Honoring Black History Month, library to highlight oral histories collected in ’90s by Advocate
In their own words
It is said that oral history helps us understand the perspectives of people who may have otherwise not made it into any historical record, therefore providing a priceless education into the past.
With Black History Month in February, the Boyle County Public Library has decided to highlight some of the oral, African-American histories collected by The Advocate-Messenger almost 30 years ago — something it considers as priceless to share. Starting today, people can visit the Boyle County Public Library Genealogy & Local History Facebook page three times a week to listen to a new recording released, featuring a local person.
“This was huge — it was an oral history project, part of the 125th year celebration that The Advocate planned, plus the Boyle County Bicentennial Committee of that time wanted to, as well,” says Mary Girard, assistant reference librarian. The magazine was also huge, she says — titled “Recollections.”
Sixty-three people were interviewed, ranging in ages from 58-100. The interviews were taped and put together in the publication, which was printed June 23, 1991.
“We call it the ‘Recollections Collection,'” Girard says. A few years ago, the library made them digital, but didn’t have any way to share them with the public.
“Now, we have BiblioBoard, and we’re putting it to excellent use.” Girard is referring to a digital content platform that includes eBooks, images and local digitized materials as an online research tool and sharing platform. It offers modules of history and primary research material.
“We just thought it’s Black History Month, wouldn’t it be great to get all of the African-American interviews out there for people to be able to experience,” Girard says. The link will be posted to the library’s genealogy page starting Thursday, since it’s Feb. 1. But from that point on, links will be posted three times a week — on Monday, Wednesday and Friday — highlighting another local person’s interview.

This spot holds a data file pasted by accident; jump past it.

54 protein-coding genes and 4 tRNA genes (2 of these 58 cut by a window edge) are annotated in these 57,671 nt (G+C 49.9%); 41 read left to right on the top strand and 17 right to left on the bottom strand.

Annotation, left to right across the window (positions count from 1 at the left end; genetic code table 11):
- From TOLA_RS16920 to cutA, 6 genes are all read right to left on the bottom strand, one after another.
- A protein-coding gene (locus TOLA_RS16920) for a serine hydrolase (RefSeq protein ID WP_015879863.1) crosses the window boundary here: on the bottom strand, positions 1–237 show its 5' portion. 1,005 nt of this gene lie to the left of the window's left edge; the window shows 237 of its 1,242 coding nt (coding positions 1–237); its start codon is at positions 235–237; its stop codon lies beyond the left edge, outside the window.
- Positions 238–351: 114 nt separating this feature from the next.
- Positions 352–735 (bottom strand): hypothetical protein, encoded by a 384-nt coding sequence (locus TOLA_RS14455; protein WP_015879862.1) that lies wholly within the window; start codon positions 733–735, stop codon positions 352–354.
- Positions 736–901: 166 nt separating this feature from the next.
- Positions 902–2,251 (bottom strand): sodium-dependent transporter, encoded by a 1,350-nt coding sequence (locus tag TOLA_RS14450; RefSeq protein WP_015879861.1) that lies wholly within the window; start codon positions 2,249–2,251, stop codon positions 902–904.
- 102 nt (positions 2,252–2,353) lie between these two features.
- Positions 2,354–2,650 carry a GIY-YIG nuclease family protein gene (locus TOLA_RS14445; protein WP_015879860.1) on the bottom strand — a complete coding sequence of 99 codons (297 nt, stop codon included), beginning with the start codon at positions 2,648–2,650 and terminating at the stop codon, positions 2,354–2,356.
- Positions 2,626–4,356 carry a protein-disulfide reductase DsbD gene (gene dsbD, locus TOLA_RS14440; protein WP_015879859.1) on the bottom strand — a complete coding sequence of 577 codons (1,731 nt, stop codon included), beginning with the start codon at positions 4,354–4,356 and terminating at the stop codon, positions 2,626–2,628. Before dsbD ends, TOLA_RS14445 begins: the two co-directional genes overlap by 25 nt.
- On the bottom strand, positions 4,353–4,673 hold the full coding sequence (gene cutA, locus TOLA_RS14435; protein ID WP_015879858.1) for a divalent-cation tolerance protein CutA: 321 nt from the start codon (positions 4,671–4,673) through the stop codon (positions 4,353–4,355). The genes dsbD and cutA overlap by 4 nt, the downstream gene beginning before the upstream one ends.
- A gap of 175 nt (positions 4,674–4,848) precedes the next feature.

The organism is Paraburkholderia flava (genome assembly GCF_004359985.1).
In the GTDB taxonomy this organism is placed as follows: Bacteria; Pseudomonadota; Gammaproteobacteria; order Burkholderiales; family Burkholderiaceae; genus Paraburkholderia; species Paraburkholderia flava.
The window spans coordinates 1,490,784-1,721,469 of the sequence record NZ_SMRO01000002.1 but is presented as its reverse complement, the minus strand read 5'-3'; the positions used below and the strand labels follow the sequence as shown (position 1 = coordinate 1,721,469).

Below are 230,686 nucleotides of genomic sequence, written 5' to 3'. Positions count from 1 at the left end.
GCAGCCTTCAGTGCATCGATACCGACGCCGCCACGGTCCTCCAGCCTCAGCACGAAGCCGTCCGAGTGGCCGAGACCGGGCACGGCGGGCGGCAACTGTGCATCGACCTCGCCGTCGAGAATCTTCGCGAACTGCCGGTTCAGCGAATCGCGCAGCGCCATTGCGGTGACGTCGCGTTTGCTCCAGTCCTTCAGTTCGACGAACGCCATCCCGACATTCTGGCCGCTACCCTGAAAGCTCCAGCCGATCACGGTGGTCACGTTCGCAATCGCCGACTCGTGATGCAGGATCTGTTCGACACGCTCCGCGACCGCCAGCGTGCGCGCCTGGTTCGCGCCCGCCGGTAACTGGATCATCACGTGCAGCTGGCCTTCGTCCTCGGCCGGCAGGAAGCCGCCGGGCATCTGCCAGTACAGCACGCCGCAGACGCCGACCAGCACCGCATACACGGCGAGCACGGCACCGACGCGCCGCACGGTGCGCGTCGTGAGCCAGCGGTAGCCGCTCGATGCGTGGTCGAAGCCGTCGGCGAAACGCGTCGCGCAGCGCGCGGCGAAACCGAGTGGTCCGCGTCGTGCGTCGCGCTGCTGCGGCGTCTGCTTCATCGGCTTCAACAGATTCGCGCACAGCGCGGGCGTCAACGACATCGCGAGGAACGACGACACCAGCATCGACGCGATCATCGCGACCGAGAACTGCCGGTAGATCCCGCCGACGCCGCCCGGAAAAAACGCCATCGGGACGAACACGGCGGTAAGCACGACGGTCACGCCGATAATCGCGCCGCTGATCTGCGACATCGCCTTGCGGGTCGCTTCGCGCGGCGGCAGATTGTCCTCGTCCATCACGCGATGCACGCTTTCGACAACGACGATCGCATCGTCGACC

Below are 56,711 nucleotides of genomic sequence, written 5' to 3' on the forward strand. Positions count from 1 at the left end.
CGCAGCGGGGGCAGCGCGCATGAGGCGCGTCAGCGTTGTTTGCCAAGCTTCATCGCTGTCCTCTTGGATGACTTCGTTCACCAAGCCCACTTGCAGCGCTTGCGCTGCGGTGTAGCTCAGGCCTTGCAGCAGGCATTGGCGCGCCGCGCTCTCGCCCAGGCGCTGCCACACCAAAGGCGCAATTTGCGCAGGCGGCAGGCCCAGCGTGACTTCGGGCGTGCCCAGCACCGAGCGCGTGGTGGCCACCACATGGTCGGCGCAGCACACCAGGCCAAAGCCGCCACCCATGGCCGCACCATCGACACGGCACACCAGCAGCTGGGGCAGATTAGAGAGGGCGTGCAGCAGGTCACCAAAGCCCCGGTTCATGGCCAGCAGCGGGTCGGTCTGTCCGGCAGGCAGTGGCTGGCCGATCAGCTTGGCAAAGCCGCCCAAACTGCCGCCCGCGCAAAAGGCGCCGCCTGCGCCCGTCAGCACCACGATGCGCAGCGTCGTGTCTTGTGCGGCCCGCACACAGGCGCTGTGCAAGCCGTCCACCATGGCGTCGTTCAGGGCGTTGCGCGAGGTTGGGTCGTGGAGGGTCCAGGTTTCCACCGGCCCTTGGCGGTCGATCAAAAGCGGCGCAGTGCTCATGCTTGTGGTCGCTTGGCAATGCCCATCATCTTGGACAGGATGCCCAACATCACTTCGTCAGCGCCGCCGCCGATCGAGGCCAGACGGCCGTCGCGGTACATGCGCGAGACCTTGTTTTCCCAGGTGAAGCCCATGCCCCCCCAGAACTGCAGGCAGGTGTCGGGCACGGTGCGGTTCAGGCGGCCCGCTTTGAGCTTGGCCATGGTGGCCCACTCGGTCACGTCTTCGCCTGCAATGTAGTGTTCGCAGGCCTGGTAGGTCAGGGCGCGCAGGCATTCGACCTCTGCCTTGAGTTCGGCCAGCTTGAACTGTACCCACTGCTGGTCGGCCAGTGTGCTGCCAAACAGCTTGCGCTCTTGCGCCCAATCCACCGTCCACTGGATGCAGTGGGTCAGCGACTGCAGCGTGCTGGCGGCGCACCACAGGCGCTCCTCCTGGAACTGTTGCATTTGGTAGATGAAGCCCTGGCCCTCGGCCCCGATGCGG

Girard says the benefits to going back in time through oral history are two-fold.
“For the people who remember these people, and want to reminisce — it’s a sentimental thing,” she says. “But this also very much benefits students, so they can understand what it was like growing up in Boyle County. The oldest person interviewed in 1990 was 100, so they were around during the turn of the century.” She says it can give students of today a better understanding of how our local school systems used to work, how they became unsegregated and other events. “Yes, it’s local, but it also reflects what was going on on the national stage.”
Those who want to take a weekly listen can join BiblioBoard by creating a member profile, which unlocks several features of the platform and is free, or they can listen as guests through the links provided three times a week by the library.
However, a Boyle library card provides entry to BiblioBoard as well, says Caleb Conover, instructional services librarian.
“Accessible on a computer or free mobile app, BiblioBoard contains curated, multimedia collections of primary and secondary research material on numerous subjects, alongside a number of independently published eBooks,” Conover says. He says users may also view the library’s digitized archives via this resource as well, with the continuing addition of new material.
SO YOU KNOW
The featured interviews taken from the 1991 project include: Bunny Davis, Cecil Cohen, Florence Elkins, Gertrude Sledd, James Madison Tarrance, John and Helen Frye, John Franklin Bruce, Lucy Jones Stephens, Lula Bottoms Thompson, Mary Elizabeth Ross, Oscar Buddy Butler and Raymond Sleet.
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